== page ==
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Finding Fires Before They Rage

Finding Fires Before They Rage

Satellites can already detect wildfires at nighttime, assuming skies are mostly clear and the fire is large enough. But scientists have now found a way to detect nighttime fires even sooner, when they are still relatively small.

University, Navy, and NASA researchers demonstrated the improvement in nighttime fire detection by re-examining an historic wildfire that burned in California’s Sierra Nevada near Yosemite National Park. During the summer of 2013, the Rim fire scorched 1,041 square kilometers (402 square miles), the third-largest fire in the state’s history.

Satellites captured images throughout the course of the fire’s two-month lifespan, such as this nighttime image and this daytime image from August 2013. Images acquired during and after a fire are important for assessing its impact on the land and atmosphere. For the same reasons, it’s also important to know as soon as possible that a fire has ignited.

“If we see the first light of a fire earlier, then firefighters might be able to extinguish it when it is still very small before it gets out of hand,” said Jun Wang, a professor at the University of Iowa and co-author of a research paper describing the new method.

The standard way to detect fires with satellite data from the Visible Infrared Imaging Radiometer Suite (VIIRS) on the Suomi NPP satellite depends on measurements of the heat released or infrared radiation from the fires. The data are processed through a series of steps—an algorithm—called the Active Fire Application Related Product (AFARP), which determines if the information in a pixel can be attributed to a fire. As the animation (top-left) shows, the method worked well in capturing the progression of the Rim fire. Pixels represent the location of a confirmed fire detection.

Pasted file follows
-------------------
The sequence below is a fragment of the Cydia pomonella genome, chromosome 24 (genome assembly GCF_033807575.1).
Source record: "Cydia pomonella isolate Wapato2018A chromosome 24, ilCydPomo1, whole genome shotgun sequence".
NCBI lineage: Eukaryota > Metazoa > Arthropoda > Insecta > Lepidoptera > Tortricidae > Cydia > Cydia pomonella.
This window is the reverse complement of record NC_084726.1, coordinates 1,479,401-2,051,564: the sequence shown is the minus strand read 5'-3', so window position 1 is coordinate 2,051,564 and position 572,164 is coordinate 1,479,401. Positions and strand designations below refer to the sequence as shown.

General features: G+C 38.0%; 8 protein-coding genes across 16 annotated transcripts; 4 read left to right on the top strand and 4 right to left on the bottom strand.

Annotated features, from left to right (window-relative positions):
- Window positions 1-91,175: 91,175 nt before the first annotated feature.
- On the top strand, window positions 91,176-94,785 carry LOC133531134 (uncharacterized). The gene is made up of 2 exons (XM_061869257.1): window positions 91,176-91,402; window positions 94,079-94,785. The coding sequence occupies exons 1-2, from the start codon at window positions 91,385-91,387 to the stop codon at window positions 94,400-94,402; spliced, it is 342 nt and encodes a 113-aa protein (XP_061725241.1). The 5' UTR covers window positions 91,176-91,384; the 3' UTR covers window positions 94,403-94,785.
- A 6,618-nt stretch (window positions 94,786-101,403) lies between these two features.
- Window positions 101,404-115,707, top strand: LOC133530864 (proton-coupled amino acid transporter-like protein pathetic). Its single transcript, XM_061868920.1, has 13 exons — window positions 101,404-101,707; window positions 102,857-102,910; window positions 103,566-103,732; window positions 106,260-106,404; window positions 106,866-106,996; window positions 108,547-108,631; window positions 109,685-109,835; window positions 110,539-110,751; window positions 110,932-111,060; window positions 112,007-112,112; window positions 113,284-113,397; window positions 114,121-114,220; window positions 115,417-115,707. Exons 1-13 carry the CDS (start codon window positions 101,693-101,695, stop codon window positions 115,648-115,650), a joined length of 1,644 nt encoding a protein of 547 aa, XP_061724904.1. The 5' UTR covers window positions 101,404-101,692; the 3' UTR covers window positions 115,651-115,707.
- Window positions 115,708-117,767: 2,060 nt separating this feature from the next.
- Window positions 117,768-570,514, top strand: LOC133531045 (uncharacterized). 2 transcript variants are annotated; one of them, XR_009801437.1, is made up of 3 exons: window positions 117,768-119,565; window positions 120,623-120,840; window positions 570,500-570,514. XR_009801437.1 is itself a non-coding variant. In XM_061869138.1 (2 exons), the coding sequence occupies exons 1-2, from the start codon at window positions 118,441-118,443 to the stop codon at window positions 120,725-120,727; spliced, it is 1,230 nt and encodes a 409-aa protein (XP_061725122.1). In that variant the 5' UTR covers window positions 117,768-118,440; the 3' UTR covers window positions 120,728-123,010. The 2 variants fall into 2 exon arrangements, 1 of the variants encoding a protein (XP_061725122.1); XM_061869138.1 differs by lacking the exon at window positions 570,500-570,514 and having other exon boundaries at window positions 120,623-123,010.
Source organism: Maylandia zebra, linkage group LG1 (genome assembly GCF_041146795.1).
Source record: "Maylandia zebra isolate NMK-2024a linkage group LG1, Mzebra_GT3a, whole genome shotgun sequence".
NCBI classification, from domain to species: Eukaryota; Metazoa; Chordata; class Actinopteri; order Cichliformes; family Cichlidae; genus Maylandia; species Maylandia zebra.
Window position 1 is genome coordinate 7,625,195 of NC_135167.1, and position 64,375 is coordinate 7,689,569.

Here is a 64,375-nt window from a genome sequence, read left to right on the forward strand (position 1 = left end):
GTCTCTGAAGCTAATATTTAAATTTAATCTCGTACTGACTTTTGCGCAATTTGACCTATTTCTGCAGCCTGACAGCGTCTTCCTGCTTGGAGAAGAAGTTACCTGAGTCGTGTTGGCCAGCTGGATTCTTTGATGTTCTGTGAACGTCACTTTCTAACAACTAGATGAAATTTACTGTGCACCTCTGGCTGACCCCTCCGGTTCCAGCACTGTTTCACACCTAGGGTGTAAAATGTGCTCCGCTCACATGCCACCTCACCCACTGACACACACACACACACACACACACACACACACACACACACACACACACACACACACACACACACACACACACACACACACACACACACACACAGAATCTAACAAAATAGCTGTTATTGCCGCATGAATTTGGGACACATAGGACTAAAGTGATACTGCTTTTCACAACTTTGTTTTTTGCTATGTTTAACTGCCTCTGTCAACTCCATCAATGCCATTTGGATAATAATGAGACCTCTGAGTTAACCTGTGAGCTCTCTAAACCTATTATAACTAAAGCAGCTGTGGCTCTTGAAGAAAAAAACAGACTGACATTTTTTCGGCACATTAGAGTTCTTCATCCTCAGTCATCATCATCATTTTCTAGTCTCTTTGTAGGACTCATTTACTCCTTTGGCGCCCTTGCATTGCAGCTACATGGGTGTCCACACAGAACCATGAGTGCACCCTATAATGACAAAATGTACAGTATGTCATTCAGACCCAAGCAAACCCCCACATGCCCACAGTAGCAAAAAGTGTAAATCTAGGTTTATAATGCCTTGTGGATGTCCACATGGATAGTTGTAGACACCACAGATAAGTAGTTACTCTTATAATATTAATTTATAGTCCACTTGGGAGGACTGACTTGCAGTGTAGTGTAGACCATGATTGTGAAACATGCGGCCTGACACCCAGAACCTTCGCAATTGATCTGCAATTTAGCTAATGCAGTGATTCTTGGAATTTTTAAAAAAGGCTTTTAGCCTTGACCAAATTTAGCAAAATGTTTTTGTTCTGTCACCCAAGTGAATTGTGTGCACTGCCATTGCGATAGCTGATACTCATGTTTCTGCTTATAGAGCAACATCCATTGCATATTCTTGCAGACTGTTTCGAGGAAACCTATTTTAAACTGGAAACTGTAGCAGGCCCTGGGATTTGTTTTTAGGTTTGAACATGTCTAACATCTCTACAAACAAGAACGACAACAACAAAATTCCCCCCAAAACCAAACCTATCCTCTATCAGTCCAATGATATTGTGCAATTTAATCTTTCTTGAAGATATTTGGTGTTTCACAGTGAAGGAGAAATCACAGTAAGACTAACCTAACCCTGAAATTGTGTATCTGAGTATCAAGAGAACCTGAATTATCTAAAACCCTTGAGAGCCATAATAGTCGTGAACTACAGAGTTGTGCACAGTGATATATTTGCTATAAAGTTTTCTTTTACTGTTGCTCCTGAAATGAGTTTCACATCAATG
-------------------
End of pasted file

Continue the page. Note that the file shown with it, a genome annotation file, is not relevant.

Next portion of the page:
But the standard method has its challenges. Radiation from the land surface and atmosphere interfere with the infrared radiation from the fires. “So, to detect infrared emissions from fires, the fires have to be sufficiently big,” Wang said.

A new algorithm—the Firelight Detection Algorithm (FILDA)—takes advantage of the fire’s light that is visible at night. This visible light is detected in high resolution by the VIIRS “day-night band.” For example, the second image shows the nighttime view of the Rim fire acquired by VIIRS from August 23 through August 26, 2013. By combining both infrared and visible light information, FILDA can detect up to 90 percent more fire pixels than AFARP, and better characterize the fires in terms of flaming (more light) or smoldering (less light).

The animation (top-right) shows that indeed, FILDA detected more fire pixels throughout the duration of the Rim fire. The extra detail allowed scientists to retrospectively detect the fire at 2:43 a.m. Pacific Daylight Time on August 18, 2013. That’s just 11 hours after ignition, and one day sooner than the standard method found the fire.

The success with the Rim fire is a solid start toward making the algorithm ready to be used by fire managers and scientists. Now, Jun says that he and colleagues want to continue to refine the algorithm by looking at past fire events around the world.

NASA Earth Observatory image (top) by Joshua Stevens, using data from Polivka, T. N., et al. (2016). NASA Earth Observatory image (bottom) by Jesse Allen and Robert Simmon, using VIIRS day-night band data from the Suomi National Polar-orbiting Partnership. Story by Kathryn Hansen.

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